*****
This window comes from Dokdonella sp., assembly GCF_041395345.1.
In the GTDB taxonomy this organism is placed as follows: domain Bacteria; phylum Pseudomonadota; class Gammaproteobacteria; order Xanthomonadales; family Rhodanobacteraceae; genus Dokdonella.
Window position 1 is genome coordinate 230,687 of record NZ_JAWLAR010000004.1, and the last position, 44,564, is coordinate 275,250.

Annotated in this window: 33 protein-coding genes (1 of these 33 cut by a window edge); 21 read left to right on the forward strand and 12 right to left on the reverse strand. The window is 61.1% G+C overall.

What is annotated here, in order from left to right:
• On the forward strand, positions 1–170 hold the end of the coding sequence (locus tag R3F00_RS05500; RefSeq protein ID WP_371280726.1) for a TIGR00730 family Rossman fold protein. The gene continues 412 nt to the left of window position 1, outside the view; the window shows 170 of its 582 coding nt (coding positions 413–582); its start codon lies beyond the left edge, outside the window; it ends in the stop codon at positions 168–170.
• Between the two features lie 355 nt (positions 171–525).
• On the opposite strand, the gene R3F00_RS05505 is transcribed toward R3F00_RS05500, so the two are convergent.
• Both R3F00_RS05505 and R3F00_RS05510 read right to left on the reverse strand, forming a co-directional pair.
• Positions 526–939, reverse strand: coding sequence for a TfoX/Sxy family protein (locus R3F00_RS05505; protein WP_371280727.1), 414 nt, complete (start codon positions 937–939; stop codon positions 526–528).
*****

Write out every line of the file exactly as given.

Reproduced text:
This window comes from Dokdonella sp., assembly GCF_041395345.1.
In the GTDB taxonomy this organism is placed as follows: domain Bacteria; phylum Pseudomonadota; class Gammaproteobacteria; order Xanthomonadales; family Rhodanobacteraceae; genus Dokdonella.
Window position 1 is genome coordinate 230,687 of record NZ_JAWLAR010000004.1, and the last position, 44,564, is coordinate 275,250.

Annotated in this window: 33 protein-coding genes (1 of these 33 cut by a window edge); 21 read left to right on the forward strand and 12 right to left on the reverse strand. The window is 61.1% G+C overall.

What is annotated here, in order from left to right:
• On the forward strand, positions 1–170 hold the end of the coding sequence (locus tag R3F00_RS05500; RefSeq protein ID WP_371280726.1) for a TIGR00730 family Rossman fold protein. The gene continues 412 nt to the left of window position 1, outside the view; the window shows 170 of its 582 coding nt (coding positions 413–582); its start codon lies beyond the left edge, outside the window; it ends in the stop codon at positions 168–170.
• Between the two features lie 355 nt (positions 171–525).
• On the opposite strand, the gene R3F00_RS05505 is transcribed toward R3F00_RS05500, so the two are convergent.
• Both R3F00_RS05505 and R3F00_RS05510 read right to left on the reverse strand, forming a co-directional pair.
• Positions 526–939, reverse strand: coding sequence for a TfoX/Sxy family protein (locus R3F00_RS05505; protein WP_371280727.1), 414 nt, complete (start codon positions 937–939; stop codon positions 526–528).